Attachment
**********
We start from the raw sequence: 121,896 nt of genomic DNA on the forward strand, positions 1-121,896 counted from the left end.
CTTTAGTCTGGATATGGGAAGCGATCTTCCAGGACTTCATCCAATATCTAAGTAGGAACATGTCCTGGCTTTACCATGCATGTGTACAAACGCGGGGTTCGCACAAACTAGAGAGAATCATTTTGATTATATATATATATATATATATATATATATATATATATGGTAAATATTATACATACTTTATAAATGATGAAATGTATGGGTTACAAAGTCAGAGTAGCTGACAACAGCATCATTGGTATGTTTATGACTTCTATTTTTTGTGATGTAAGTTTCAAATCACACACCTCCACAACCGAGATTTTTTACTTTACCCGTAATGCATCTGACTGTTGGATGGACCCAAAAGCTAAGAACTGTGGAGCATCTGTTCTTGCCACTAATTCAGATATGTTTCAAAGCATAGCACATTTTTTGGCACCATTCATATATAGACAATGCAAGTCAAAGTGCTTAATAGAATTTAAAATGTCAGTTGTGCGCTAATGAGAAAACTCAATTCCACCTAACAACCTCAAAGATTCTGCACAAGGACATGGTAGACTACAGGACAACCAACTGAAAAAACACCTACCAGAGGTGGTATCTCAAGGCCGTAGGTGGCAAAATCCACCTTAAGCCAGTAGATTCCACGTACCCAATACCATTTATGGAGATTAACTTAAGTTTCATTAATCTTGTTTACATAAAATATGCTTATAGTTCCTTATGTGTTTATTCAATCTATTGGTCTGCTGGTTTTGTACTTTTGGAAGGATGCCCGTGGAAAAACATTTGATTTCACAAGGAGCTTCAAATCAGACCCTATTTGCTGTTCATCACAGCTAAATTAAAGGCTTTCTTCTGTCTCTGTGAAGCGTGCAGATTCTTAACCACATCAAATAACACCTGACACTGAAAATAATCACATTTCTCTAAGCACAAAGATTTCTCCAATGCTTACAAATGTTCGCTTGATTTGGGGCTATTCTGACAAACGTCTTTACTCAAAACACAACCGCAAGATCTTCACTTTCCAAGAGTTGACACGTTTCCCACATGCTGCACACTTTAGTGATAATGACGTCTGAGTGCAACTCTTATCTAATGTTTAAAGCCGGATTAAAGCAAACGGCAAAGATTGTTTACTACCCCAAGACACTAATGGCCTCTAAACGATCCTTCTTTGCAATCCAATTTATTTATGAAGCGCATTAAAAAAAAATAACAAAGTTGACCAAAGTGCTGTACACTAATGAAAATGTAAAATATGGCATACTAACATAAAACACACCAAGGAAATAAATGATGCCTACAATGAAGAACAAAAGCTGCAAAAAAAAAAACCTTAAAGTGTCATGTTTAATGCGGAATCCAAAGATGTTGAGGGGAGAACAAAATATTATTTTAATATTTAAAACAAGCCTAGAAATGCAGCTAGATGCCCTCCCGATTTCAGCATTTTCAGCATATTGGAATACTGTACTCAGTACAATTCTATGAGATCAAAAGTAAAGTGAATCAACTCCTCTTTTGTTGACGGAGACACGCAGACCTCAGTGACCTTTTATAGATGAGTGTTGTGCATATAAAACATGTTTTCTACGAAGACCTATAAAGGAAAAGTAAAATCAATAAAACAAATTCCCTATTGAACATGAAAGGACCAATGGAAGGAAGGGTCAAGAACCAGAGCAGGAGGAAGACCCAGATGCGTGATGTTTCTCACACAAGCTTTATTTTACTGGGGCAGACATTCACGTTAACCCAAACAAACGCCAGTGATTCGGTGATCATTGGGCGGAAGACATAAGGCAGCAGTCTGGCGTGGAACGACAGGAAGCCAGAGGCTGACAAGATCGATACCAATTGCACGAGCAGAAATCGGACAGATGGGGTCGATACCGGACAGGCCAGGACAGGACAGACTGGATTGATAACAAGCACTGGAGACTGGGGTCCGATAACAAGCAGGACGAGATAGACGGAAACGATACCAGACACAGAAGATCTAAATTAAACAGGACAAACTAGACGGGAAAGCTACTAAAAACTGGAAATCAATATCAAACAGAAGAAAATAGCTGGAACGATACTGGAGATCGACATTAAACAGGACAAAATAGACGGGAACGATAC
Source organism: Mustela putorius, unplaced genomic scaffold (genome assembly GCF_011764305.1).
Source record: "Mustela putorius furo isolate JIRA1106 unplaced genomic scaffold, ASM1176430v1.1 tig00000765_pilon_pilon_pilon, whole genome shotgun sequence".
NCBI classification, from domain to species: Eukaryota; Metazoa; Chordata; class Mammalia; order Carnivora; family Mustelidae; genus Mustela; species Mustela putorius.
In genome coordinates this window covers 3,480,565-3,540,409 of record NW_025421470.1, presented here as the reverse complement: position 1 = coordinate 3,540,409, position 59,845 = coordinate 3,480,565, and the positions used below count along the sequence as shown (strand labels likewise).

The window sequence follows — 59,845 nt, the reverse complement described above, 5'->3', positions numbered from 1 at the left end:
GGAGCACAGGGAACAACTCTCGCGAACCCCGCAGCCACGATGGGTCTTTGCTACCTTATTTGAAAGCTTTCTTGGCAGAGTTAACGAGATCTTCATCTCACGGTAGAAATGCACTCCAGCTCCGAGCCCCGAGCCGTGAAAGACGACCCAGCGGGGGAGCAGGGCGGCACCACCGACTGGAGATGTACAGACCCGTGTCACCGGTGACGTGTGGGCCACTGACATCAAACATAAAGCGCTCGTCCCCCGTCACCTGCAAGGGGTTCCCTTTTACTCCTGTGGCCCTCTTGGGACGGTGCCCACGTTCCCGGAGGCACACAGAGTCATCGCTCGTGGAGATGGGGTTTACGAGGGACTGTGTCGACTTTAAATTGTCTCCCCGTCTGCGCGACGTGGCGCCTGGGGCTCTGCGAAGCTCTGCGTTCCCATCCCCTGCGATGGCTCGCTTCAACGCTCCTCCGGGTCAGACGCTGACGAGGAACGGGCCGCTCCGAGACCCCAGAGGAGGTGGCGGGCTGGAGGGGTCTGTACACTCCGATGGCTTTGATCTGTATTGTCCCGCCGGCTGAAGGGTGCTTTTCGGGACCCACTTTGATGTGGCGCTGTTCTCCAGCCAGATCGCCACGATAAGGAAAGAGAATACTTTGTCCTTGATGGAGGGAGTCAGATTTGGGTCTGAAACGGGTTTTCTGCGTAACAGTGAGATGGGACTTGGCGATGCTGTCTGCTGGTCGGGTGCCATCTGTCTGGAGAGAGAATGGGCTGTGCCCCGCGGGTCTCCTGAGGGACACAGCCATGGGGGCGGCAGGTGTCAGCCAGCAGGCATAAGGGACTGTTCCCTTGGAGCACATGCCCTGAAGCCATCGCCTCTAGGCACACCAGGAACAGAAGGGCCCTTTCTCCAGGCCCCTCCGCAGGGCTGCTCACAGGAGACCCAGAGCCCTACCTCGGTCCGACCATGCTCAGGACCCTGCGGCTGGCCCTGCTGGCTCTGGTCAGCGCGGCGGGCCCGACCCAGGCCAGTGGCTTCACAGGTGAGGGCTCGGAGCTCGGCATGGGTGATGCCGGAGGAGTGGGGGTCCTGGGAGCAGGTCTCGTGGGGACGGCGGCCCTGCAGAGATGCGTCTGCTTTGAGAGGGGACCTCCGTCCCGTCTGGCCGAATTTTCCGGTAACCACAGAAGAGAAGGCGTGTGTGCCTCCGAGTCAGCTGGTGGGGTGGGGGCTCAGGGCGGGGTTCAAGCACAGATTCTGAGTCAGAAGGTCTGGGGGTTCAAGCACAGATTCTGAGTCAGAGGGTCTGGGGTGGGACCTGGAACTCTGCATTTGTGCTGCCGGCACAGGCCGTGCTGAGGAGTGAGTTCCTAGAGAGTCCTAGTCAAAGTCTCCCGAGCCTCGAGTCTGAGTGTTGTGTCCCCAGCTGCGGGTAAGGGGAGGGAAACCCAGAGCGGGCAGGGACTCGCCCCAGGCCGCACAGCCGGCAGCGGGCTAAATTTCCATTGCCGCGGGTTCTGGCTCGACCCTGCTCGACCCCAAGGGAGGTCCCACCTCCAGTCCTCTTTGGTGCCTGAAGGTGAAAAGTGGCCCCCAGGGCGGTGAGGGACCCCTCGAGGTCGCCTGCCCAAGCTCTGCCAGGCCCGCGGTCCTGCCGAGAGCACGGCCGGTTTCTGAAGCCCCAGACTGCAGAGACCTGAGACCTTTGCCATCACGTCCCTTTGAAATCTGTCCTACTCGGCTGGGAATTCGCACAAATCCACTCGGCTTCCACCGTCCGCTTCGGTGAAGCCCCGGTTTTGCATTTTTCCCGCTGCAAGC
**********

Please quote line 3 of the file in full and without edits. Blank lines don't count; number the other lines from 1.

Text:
Source organism: Mustela putorius, unplaced genomic scaffold (genome assembly GCF_011764305.1).